Tuesday, September 4, 2012

 I had the very fortunate opportunity to join an adult choir in a grand concert at the National Cathedral this past sunday.  The rehearsals were held in the National City Christian Church, which was the original seat and house of the Presiding Bishop of the Episcopal Church until the early part of the 1900 century when the first section of the Cathedral was finished.  The space was marvelous to sing in, but nothing compared to the Cathedral.  I am standing at the back of the Capital Building looking toward the Washington Monument.
 During our stay, we just had to experience the metro; thankfully, a very helpful gentleman recognized our confusion , and he was a great help in purchasing our tickets to Union Station, Washington.  These escalators were quite lengthy and as we were going up an older gentleman thanked us for blocking his view and all of us were able to keep our composure enough to get to the top.
 This gentleman, so very much so was one of the conductors for the concert, and is the Director of Choirs at Valdosta State University, the Dr. Paul Neal, his sister and his mother.  He really is a wonderful teacher, mentor, and choral conductor with extensive experience conducting a symphonic orchestra.  It was a joy and a thrill to sing with him in such a wonderful space for choral sound.

   The choir was composed of 140 singer from 8 states who paid their own way to came together to perform a variety of great choral music; luckily, I was not the only woman singing the tenor part. There were just 3 rehearsal, one with the orchestra but no percussion.  I was amazed that the choir was able to adopt to a completely change of seating arrangements as to how we rehearsed and with percussion.
     This is my first time to visit Washington and be at the National Cathedral; as a member of a choir that sang this mix of very powerful choral music is something I will never forget. To hear the ending chords ring and echo to the high chambers in the Nave of this church is a musician's thrill.  As an Episcopalian, it is an overpowering Cathedral.  I have visited some of Europe's great Cathedral and grand Churches and Our's is Magnificent.

  As this was my first time visiting the Cathedral, Kay and I took this morning to spend the day touring this marvelous treasure.  The building committee is guessing that it will take another $20 million dollars, all donations and at least 20 years to repair the damage the earthquake caused last year.  The next two photo were taken from the observatory looking down at the Gothic Structure from the East and West side of the church.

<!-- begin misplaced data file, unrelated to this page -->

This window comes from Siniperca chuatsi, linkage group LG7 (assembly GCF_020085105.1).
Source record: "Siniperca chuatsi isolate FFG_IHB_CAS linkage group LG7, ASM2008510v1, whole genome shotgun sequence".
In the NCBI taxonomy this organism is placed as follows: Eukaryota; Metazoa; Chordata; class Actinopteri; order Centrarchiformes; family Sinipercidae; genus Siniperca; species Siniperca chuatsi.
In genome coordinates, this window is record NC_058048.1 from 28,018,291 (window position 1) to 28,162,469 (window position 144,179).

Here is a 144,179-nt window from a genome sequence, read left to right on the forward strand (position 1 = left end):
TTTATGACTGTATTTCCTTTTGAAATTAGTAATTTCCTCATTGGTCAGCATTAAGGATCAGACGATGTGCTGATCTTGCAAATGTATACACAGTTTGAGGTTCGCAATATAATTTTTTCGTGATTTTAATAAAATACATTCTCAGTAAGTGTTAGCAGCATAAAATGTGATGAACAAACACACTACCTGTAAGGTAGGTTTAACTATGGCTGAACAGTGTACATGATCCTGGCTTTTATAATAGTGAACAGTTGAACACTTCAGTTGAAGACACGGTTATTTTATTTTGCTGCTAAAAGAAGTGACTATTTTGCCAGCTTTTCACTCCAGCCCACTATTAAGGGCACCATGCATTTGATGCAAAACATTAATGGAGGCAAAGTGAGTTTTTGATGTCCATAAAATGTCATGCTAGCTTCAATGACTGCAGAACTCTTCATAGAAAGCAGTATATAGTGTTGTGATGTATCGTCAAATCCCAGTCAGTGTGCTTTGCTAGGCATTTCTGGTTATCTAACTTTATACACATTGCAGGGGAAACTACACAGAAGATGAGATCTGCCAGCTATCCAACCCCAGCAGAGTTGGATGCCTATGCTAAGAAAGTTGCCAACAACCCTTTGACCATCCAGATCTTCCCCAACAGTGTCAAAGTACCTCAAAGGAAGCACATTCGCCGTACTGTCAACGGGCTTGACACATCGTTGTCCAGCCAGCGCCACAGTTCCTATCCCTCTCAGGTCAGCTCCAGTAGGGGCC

I took a great many picture of the inside and it grandness.  Due to the earthquake they have had to string a series of netting between the lower and upper levels inside the church to catch an occasional falling objects.  I was quite surprised to discover that in this next picture, of the Sacred Spirit Chapel it hold a Tryptic painting done by the American Painter N. C. Wyeth of Chadd's Ford, Pa.  You can find a great many of his painting done by him and his children at the Brandywine Museum, which is also very close to his home and wonderful studio.  Kay and I were lucky enough to discover this wonderful place and had a wonderful tour of his home.  N. C. Wyeth made it a habit to pain the real objects in his paintings.  There is a story that he wanted a paint a picture with an authentic Indian birch bark canoe; so he took the train to New England to find one and had it shipped back to Chadd's Ford by train.  It was used in only one picture, but it still hangs in his studio to this day; along with his copious collection of antique firearms.  The 6 smaller pictures of Doves do represent peace and the hope we as a country can come to our senses.
 Despite the great damage to the church upper structures, spires and other ornaments; not a single stain glass window sustained any damage; and there are a LOT of windows.  But this is a projected reflection of one of those windows on the polished floor.
Tonight, Kay and I took a night tour of the Monuments around the city and they are a sight to see at night; but note to myself, Make sure to charge the camera batteries first; mine battery died half way into the tour.  The most impressive for me was the Vietnam Memorial, and it brought me to tears, enough that I had to step away.  The Korean Memorial should be seen at night, when you can really see the reflections of the solders in the polished black granite wall that is filled with etchings of thousand of soldiers faces.  But the most impressive Memorial is the FDR tribute from a grateful nation.  His words taken from his many resounding speeches that have been captured in the 4 'rooms' of the monument, is so very true to us, now in our time of moral decay and loss of history.  I wish I could take each of our Representatives by the scuff of the neck and make them stand in each 'room' for a day, to read and digest the power of FDR's words and vision.  Our member's of Congress have forgotten the lessons of their father's generation's struggle to overcome the chaos of struggles of survival; as a Nation of the Great Depression.

1 comment:

Caroline said...

So glad that you finally got to sing in this concert which I assume is the one which had to be cancelled last year.

These buildings do show what humans are capable of...